Your lucky pair of running shoes might not be so charmed, after all. According to a new study from the Sports Medicine Research Laboratory in Luxembourg, running day after day in the same sneaks can lead to results-wrecking injuries.
For the study, researchers gathered intel on the running habits, injury rates, shoe usage, and cross-training routines of 264 recreational runners. During the 22-week study, 87 of the subjects suffered from at least one running-related injury that prevented them from logging miles for one day or more. While their running frequency, speed, and mileage varied, the injured runners tended to have one thing in common: They always ran in the same pair of shoes.
MORE: 6 Common Running Injuries and How to Cure Them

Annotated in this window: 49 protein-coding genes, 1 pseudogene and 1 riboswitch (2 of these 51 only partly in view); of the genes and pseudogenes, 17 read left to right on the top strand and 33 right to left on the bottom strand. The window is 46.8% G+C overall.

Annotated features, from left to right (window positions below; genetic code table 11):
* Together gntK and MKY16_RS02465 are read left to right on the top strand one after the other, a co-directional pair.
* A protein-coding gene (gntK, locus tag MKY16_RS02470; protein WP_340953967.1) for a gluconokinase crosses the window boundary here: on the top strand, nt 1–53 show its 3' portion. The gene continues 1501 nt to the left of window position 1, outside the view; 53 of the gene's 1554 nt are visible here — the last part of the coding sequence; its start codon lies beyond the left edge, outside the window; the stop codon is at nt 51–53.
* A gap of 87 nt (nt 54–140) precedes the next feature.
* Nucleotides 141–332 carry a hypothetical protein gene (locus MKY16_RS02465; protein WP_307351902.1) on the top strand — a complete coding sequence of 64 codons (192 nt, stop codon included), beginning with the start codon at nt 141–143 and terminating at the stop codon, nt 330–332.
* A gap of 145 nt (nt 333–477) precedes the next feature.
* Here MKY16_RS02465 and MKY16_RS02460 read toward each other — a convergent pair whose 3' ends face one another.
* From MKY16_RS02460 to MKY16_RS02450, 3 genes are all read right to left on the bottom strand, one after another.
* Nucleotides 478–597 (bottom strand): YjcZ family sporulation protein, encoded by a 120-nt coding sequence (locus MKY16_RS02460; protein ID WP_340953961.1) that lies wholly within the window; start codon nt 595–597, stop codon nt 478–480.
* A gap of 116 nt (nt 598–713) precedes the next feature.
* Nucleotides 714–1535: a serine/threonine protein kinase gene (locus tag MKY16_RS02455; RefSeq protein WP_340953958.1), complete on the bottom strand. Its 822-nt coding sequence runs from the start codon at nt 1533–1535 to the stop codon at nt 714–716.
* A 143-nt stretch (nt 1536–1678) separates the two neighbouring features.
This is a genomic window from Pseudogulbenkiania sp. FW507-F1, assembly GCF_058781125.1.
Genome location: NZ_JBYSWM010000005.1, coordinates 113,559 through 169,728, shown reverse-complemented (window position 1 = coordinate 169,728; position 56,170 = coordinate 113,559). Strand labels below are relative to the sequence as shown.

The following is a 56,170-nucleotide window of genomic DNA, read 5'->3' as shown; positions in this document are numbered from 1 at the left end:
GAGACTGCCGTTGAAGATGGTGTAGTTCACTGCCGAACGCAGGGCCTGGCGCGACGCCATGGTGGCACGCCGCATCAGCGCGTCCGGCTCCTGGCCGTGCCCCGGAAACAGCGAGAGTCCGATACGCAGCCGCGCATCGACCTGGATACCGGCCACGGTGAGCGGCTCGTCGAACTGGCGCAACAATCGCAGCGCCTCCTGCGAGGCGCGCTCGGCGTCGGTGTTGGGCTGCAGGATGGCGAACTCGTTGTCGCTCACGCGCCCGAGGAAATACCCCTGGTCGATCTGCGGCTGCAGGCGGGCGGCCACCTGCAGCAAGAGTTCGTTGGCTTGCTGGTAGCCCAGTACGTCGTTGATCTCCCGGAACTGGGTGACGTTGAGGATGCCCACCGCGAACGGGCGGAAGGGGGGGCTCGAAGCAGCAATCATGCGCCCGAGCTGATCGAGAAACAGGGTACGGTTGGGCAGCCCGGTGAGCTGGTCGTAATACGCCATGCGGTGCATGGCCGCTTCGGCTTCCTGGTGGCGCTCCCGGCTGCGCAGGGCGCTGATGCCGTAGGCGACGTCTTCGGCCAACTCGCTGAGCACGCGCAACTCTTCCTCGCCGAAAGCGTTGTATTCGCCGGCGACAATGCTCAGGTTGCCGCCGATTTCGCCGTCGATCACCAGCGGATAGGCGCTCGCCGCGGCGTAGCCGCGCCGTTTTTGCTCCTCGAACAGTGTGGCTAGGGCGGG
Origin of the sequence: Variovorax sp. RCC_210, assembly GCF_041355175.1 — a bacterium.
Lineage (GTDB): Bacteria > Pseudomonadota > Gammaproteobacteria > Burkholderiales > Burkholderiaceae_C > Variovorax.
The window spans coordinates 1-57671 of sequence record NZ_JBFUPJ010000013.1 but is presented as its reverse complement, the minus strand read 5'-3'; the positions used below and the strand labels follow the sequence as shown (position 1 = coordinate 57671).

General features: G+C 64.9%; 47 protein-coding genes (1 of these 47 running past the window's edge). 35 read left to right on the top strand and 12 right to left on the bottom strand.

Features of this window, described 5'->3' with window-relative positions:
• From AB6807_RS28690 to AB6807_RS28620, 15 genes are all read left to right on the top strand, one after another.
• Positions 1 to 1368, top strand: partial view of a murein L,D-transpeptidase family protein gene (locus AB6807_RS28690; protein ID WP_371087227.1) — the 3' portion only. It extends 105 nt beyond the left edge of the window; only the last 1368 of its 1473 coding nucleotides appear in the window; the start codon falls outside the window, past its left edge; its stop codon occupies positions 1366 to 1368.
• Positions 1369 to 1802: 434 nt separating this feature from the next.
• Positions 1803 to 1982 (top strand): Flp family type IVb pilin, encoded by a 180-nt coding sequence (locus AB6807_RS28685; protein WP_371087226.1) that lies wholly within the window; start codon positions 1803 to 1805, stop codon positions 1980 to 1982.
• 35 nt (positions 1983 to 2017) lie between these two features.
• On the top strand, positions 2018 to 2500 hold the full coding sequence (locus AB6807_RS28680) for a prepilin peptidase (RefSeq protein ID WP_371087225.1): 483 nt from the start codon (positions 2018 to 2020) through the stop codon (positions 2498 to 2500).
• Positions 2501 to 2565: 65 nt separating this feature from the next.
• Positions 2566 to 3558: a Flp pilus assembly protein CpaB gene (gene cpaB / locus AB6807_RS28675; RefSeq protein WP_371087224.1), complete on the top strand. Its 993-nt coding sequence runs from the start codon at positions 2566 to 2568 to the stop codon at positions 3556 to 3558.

Meanwhile, the runners who rotated between multiple pairs of running shoes (3.6 sets of kicks, on average) during the study had a 39 percent lower risk of injury. Researchers say the protective effect is due to mixing up the impact running has on your body. Shoe design influences your stride and form, so if your shoes vary, so does the strain put on any given joint or tissue. Plus, as your shoes wear out, your form could change in response to the decreased cushioning. Another interesting finding: runners who participated in other sports were less likely to get injured. And, likewise, every sport and workout stresses your body differently, explaining why runners who reported more cross-training also had a lower risk of injury.
While running in the same pair of shoes—especially if they’re well-fitting—doesn’t guarantee a run-ending injury, if you’re prone to lower-body pains post-run, it might be time to add to your running shoe collection. After all, a little shoe shopping never hurt anyone. Check out our list of the 7 best running shoes for women.